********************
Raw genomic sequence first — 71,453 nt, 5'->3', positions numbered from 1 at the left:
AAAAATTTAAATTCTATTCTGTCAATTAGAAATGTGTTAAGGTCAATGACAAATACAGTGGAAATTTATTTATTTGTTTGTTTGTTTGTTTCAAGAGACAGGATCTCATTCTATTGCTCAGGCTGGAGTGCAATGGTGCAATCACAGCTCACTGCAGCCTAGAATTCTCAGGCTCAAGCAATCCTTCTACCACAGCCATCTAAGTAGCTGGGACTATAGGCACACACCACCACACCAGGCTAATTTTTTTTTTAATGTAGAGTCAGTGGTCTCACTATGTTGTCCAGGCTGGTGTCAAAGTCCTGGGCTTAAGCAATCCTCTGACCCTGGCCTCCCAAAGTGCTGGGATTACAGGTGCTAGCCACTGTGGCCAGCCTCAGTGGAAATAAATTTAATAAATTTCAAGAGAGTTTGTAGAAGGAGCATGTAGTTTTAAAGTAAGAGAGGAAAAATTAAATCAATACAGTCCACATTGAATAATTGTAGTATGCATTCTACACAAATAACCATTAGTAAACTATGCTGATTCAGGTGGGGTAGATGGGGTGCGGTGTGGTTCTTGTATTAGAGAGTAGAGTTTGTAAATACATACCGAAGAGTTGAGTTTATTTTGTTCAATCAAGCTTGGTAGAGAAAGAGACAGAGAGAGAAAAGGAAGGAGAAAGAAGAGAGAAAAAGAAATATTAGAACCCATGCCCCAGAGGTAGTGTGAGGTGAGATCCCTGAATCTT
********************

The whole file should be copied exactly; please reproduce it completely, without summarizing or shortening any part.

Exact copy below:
Raw genomic sequence first — 71,453 nt, 5'->3', positions numbered from 1 at the left:
AAAAATTTAAATTCTATTCTGTCAATTAGAAATGTGTTAAGGTCAATGACAAATACAGTGGAAATTTATTTATTTGTTTGTTTGTTTGTTTCAAGAGACAGGATCTCATTCTATTGCTCAGGCTGGAGTGCAATGGTGCAATCACAGCTCACTGCAGCCTAGAATTCTCAGGCTCAAGCAATCCTTCTACCACAGCCATCTAAGTAGCTGGGACTATAGGCACACACCACCACACCAGGCTAATTTTTTTTTTAATGTAGAGTCAGTGGTCTCACTATGTTGTCCAGGCTGGTGTCAAAGTCCTGGGCTTAAGCAATCCTCTGACCCTGGCCTCCCAAAGTGCTGGGATTACAGGTGCTAGCCACTGTGGCCAGCCTCAGTGGAAATAAATTTAATAAATTTCAAGAGAGTTTGTAGAAGGAGCATGTAGTTTTAAAGTAAGAGAGGAAAAATTAAATCAATACAGTCCACATTGAATAATTGTAGTATGCATTCTACACAAATAACCATTAGTAAACTATGCTGATTCAGGTGGGGTAGATGGGGTGCGGTGTGGTTCTTGTATTAGAGAGTAGAGTTTGTAAATACATACCGAAGAGTTGAGTTTATTTTGTTCAATCAAGCTTGGTAGAGAAAGAGACAGAGAGAGAAAAGGAAGGAGAAAGAAGAGAGAAAAAGAAATATTAGAACCCATGCCCCAGAGGTAGTGTGAGGTGAGATCCCTGAATCTT